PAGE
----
Luke Fowler, 'The Poor Stockinger, The Luddite Cropper and the Deluded Followers of Joanna Southcott'

Turner-prize nominee Luke Fowler's film essay, 'The Poor Stockinger, The Luddite Cropper and the Deluded Followers of Joanna Southcott' is currently showing at the Hepworth Gallery, Wakefield until mid October. It will be the first moving image piece in their permanent collection.





To set things straight for the historians first of all, this is nothing to do with the eponymous early 19th century characters of the title, whom Thompson sought to 'rescue from the enormous condescension of posterity'.

Rather, it focuses on Thompson's own reflections on teaching WEA classes in the West Riding of Yorkshire in the early 1950s. Indeed, those stockingers, croppers, millenarians, and the handloom weavers and artisans that Thompson believed to be the linchpin for the making of the English working class between 1789 and 1832 were, by the 1950s, notably long gone from Bingley, Cleckheaton, Batley, Bradford, Keighley, and other industrial towns and villages. Thompson taught factory workers, miners, and perhaps a clerk or two.

Thompson's thoughts on William Blake bookend the film, and set the tone. Here was a young visionary, revolutionary, intellectual, perhaps in touch with the rough-edge diamonds of working-class thought, but on the other hand, on a different plain from them.

There is also an underlying political argument woven into the piece, an argument set out by Thompson in his 1950 paper 'Against University Standards'. In this he opposed the idea that the WEA should require their classes to adopt a 'university attitude'. He regarded this move as 'indoctrination' and detrimental to the purpose of the institution as 'education for a social purpose' (and fulfilling a Marxist endeavour to educate the working classes as the working classes, not as an elite bourgeosie). This element of the essay is, however, underplayed, and indeed although the WEA mention it in their note of the film, they move breezily on to their current mission.

The majority of the piece consists of Wyn Evans rilily reading excerpts from Thompson's reflections on his various WEA classes. These are juxtaposed with images of the contemporary state of the post-industrial towns, their empty classrooms and boarded-up buildings. Sometimes these are deliberately pointed about the decline of workers' education (a Victorian technical school with a for sale sign hung forlornly on it), others more like Yorkshire versions of George Shaw's gentle reflections of post-industrial suburbia. The colours are muted greys, browns, yellows. The landscapes of the Spen and Calder valleys are as if seen through a rain-specked dirty windscreen, or indeed, the windows of the old buildings that hosted the classes.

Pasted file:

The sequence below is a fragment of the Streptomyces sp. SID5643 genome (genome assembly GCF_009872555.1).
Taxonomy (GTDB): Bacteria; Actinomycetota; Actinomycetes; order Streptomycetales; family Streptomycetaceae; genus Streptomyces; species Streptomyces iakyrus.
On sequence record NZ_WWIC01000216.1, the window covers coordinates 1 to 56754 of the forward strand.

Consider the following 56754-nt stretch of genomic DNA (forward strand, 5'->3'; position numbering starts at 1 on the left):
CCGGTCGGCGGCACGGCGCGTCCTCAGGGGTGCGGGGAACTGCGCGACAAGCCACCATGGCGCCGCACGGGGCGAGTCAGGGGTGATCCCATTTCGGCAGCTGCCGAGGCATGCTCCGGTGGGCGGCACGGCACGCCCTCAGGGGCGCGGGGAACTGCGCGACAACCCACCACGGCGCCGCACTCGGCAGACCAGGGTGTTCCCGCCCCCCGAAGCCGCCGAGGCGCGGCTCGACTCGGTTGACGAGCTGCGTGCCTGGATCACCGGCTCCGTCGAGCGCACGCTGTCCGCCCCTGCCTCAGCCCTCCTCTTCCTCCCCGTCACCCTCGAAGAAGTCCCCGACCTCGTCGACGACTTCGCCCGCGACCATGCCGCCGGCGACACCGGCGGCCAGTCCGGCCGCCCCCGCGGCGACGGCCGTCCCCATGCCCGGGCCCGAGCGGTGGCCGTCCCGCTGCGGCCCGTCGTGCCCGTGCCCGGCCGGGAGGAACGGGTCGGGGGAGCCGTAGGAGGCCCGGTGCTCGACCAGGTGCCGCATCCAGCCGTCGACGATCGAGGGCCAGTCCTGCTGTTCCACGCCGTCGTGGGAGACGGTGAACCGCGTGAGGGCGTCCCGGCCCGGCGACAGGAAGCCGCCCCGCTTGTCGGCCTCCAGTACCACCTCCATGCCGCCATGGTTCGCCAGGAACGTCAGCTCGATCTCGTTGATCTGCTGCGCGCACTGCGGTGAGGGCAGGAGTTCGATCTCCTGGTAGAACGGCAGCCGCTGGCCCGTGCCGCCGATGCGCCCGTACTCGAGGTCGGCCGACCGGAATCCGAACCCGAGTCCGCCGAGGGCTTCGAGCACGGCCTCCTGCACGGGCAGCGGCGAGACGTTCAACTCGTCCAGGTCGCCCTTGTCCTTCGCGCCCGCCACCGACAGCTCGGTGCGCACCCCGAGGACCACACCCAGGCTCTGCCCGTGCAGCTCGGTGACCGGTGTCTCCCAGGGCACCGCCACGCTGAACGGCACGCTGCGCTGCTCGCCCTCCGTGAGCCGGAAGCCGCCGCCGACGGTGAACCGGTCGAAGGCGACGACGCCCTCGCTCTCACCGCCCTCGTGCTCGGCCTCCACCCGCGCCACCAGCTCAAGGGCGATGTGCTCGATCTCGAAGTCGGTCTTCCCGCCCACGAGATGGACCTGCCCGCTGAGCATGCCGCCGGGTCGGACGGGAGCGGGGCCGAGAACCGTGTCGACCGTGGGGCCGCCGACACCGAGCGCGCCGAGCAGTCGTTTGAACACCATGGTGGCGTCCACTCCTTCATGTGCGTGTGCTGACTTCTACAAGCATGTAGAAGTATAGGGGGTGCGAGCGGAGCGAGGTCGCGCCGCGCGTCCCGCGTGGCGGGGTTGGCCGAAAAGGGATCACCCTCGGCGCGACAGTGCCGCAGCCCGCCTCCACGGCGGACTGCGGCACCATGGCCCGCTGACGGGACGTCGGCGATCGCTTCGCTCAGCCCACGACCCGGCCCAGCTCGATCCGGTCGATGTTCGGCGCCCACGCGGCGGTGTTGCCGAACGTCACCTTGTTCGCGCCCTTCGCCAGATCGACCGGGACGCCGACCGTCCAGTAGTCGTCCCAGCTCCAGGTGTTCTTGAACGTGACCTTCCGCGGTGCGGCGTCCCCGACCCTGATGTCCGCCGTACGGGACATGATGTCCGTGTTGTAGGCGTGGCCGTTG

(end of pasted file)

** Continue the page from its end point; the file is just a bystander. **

As a lecturer, what is most striking about the quotations is their familiarity. Thompson complains of poor attendance due to the weather, family and debt problems. At Halifax, his appeals to students to undertake their own research projects was met with indifference and a low level of achievement. He seemed particularly disappointed by their lack of effort and care. Some of the problems preventing students from engaging were understandable in the context of workers living just above the breadline in postwar northern England.

Thompson posited a deeper reason for the lack of engagement. He was teaching the classic late 18th and 19th century history of industrialisation and the rise of socio-political movements. He initially believed that this would be bread and butter to the workers of the West Riding communities, steeped as they were in trade unionism and living in those same industrial environments. Yet by the early 1950s, he saw that the trade unionists were no longer seeking the 'march of the mind' in WEA classes, or at least not in his. He considered whether the social history of the 'bottom up' should be abandoned, and different topics approached. But he had no answer. This was his mission, in part marxist, in part moral, to teach workers about their heritage (and their own missions in the Marxist framework, though never so overtly), and he could not teach anything other. A poignant quotation explained his disappointment - he was saddened that his students were misguided into just seeking the 'right' answer to fit their schema: 'they have grown used to the idea of social history as a prelude to the welfare state'. [Alas, today now our students don't even think in that trajectory].

appropriately named boat in the marina


Finally, another point struck me from the film from a lecturer's point of view. The 'teaching and learning' practitioners (who teach the now ubiquitous postgraduate certificates in higher education teaching) seem to preach a particular gospel. They like to proclaim that 'we're the first to understand how to teach and how students learn because we're the first to be doing self-reflection. All the older lecturers are stuck in their old non-reflective ways'. Yet here Thompson showed that there is nothing new about this. The best lecturers and teachers had always practised self-reflection, even in the 1950s.

More reviews:
Herald Scotland
Marc Karlin tribute website
Guardian





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